bullfight

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bull·fight

 (bo͝ol′fīt′)
n.
A public spectacle, performed especially in Spain, Portugal, and parts of Latin America, in which a fighting bull is engaged in a series of traditional maneuvers culminating usually with the ceremonial execution of the bull by sword. In Portugal the bull is often fought from horseback and is not killed.

bull′fight′er n.
bull′fight′ing n.

bullfight

(ˈbʊlˌfaɪt)
n
(Bullfighting) a traditional Spanish, Portuguese, and Latin American spectacle in which a matador, assisted by banderilleros and mounted picadors, baits and usually kills a bull in an arena
ˈbullˌfighter n
ˈbullˌfighting n

bull•fight

(ˈbʊlˌfaɪt)

n.
a traditional Spanish, Portuguese, or Latin American spectacle in which a bull is fought in a prescribed way by a matador, assisted by banderilleros and picadors, and is usu. killed with a sword.
[1745–55]
bull′fight`er, n.
bull′fight`ing, n.
ThesaurusAntonymsRelated WordsSynonymsLegend:
Noun1.bullfight - a Spanish or Portuguese or Latin American spectaclebullfight - a Spanish or Portuguese or Latin American spectacle; a matador baits and (usually) kills a bull in an arena before many spectators
novillada - a bullfight in which the bulls are less than four years old
spectacle - an elaborate and remarkable display on a lavish scale
Translations
مُصارَعَةُ ثيران
býčí zápas
tyrefægtning
bikaviadal
nautaat
býčí zápas
boğa güreşi

bullfight

[ˈbʊlfaɪt] Ncorrida f (de toros)

bullfight

[ˈbʊlfaɪt] ncorrida f, course f de taureaux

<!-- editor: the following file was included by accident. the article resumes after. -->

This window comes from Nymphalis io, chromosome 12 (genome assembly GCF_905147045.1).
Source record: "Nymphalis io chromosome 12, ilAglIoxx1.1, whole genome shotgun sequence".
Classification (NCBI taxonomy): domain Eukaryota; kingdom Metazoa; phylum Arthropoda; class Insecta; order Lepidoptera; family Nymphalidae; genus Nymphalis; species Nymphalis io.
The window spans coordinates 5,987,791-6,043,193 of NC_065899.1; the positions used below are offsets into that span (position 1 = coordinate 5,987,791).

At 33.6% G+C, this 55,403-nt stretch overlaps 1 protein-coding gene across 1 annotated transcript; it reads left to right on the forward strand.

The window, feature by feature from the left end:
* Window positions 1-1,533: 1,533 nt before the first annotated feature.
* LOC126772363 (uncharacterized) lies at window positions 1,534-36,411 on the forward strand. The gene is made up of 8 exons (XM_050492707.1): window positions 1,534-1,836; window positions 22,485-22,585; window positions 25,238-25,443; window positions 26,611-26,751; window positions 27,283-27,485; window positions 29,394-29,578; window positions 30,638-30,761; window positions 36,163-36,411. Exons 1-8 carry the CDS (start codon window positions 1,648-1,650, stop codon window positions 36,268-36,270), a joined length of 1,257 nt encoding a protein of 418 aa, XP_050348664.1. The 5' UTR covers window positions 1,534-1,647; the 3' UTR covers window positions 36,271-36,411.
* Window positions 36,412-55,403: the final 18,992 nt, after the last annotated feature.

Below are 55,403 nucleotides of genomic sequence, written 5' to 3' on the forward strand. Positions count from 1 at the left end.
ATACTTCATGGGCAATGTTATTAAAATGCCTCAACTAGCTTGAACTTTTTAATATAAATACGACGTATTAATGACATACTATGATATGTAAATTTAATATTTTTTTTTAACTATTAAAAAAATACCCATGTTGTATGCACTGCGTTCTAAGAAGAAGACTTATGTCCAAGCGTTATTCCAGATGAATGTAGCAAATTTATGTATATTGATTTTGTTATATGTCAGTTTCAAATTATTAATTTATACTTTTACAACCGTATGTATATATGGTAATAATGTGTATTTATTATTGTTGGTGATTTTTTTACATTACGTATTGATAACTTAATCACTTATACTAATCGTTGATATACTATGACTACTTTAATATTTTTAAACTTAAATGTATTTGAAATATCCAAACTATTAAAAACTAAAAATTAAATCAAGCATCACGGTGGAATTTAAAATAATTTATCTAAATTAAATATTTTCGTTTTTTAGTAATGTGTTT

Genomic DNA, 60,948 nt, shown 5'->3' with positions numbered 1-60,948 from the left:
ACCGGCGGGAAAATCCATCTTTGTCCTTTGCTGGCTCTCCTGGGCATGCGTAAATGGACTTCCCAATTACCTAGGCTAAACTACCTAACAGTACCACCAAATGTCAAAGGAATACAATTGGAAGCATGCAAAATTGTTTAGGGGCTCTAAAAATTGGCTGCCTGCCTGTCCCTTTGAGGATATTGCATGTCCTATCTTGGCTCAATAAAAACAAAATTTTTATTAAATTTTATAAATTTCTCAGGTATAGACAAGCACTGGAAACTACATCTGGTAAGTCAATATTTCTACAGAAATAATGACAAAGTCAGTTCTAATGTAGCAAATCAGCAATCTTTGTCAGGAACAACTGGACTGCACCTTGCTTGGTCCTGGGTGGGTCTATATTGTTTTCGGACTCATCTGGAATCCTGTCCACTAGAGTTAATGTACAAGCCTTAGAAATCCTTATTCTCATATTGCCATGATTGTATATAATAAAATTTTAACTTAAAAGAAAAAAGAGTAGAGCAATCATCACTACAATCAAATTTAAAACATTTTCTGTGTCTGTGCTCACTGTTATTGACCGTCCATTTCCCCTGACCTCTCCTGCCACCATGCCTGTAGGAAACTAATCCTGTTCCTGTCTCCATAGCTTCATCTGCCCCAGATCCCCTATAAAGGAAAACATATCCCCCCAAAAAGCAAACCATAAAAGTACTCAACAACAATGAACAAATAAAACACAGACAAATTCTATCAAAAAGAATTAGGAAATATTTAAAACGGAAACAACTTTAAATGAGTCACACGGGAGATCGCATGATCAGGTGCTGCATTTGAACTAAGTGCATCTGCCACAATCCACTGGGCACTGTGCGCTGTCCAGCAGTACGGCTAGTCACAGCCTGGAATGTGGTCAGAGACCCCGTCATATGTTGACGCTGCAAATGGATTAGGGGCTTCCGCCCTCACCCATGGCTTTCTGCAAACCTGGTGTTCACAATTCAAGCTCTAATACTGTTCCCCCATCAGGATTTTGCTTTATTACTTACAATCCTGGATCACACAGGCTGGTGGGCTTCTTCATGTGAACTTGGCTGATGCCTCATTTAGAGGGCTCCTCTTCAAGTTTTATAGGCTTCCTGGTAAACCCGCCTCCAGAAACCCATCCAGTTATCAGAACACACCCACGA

bullfight

[ˈbʊlˌfaɪt] ncorrida

bull

(bul) noun
1. the male of the ox family and of the whale, walrus, elephant etc.
2. a bull's-eye.
ˈbullock (-lək) noun
1. a young bull.
2. a castrated bull, an ox, often used to pull bullock carts.
ˈbullfight noun
in Spain etc a fight between a bull and men on horseback and on foot.
ˈbullfighter noun
ˈbullring noun
the enclosed area where a bullfight takes place.
ˈbull's-eye noun
the centre of a target, especially in archery, darts etc.
References in periodicals archive ?
Contemporary readings do not explore this possibility, but taking the spirit of advocacy at the work's core seriously opens the way for us to look for reasons within the parameters of Hemingway's expressed intention for the idiosyncratic opinions on individual bullfighters such as Ortega, and even for such apparently extraneous material as the Old Lady and "The Natural History of the Dead." If it turns out that this material does have a pedagogical dimension with a specifically taurine application, as I suspect it will, Death in the Afternoon is much less a "baggy monster" and much more an intricately wrought work than heretofore imagined.
A RORY Calhoun was discovered by the actor and producer Alan Ladd, who gave him his first part in the Laurel and Hardy comedy The Bullfighters.
Making Stein the "Old Lady" is Wagner-Martin's most risky but also most persuasive stratagem, reducing Stein to the status of tourist, "more interested in the bodies of the young bullfighters than in their consummate arte," (62) or, rather liking the goring of the horse: "It seemed so sort of homey" [DIA 64].
They are gouged with sticks and repeatedly stabbed, then, once in the ring, bullfighters sever their spines while they are fully conscious.
ONE of Spain's leading bullfighters is in a serious condition after he was gored by a bull in Mexico.
The bulls charge through Pamplona's crowded cobblestone streets to the arena, where they face bullfighters.
Spanish culture enters the novel through Pilar's stories, in which she mentions famous singers, dancers, musicians and, most importantly, bullfighters - the cultural icons of the peacetime Spain in which she grew up.(1) These figures are not explicated in the text because they would have been familiar to the Spaniards who comprise her intratextual audience.
Bullfighters are usually shining examples of masculinity, but Lamps looks more like a panto queen in this outfit with his lacey stockings.
The most beloved is the Virgin de la Esperanza Macarena, the virgin of hope and the patroness of bullfighters!
Hoping to impress Carmen, the dashing bullfighter, Escamillo bursts out with a robust, super-masculine, yet romantic toast to his fellow bullfighters in the Toreador Song.